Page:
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Jaegerfest 2022 - 24 years!

Sunrise Birding Sept 23, 2022 Photo: Tom Schultz


By Tom Schultz
WSO Field Trips Committee

This was another “unofficial” Jaegerfest weekend for WSO, but many members attended – as we have annually since we started this field trip to Wisconsin Point in 1999 – so this was the event’s 24th year!    

This report begins on Thursday Sept. 22, since that day provided the back story for this year’s jaeger activity on Lake Superior for the scheduled Friday through Sunday Jaegerfest. On the preceding days, birders had been seeing several jaegers – primarily adults (or sub-adults) – so it wasn’t surprising to see them on Thursday morning. What was odd, however, was that these Parasitic Jaegers didn’t seem to be chasing gulls but instead were flying together in a loose group. We were often seeing as many as five (often within a single scope view) over about an hour.

 Around 8:15 we watched as they got up fairly high and began flying south, disappearing behind the trees, and we didn’t see them after that. It appeared that they were migrating, and we didn’t see another jaeger on Wisconsin Point for the next two days!

WI Point 2022 <b>Parasitic Jaeger</b>s 9 22 4262

Parasitic Jaegers Wisconsin Point 2022 Photo: Tom Schultz

Friday (Sept. 23) was partly cloudy in Superior as we began arriving at the Point around 6:30 a.m. Dawn was fairly spectacular as the sun rose against an orange sky and reflecting across the nearly flat water of Lake Superior. The wind was from the south, and fairly light at 5 to 15 m.p.h. Initially all we were seeing were Ring-billed and Herring Gulls, with an occasional Bald Eagle flying by. A little after 7, a Bonaparte’s Gull was found swimming among the other gulls.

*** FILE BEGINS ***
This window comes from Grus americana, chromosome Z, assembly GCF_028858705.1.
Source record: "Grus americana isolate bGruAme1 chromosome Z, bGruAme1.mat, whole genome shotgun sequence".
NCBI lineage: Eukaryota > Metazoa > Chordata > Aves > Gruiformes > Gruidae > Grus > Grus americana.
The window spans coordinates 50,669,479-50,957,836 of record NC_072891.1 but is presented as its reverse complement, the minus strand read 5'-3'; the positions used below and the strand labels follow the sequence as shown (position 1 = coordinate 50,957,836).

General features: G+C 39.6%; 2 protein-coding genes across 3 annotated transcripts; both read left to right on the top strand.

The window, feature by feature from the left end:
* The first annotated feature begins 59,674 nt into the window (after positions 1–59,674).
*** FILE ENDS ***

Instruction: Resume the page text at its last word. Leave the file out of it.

A few minutes later there was great excitement as a Sabine’s Gull was spotted flying in, soon followed by a second individual! They landed on the water and swam about for a while, but then they took off with the other gulls and flew closer to us. We had really great looks at these small gulls and their striking wing patterns as they flew about, and one of them passed almost directly over us, headed toward Allouez Bay. After a while we spotted two Sabine’s as they swam with other gulls well off to the east of us, but it’s quite possible these were the same birds.

WI Point 2022 Sabines Gull 9 23 Jeff Baughman

Sabine's Gull Wisconsin Point  Photo: Jeff Baughman
Two Harris’s Sparrows were found in the trees and bushes next to the boardwalk, and they subsequently flew to another patch of woods along the road. The beach quickly cleared, as birders rushed to look for them as they foraged in the weeds next to the road.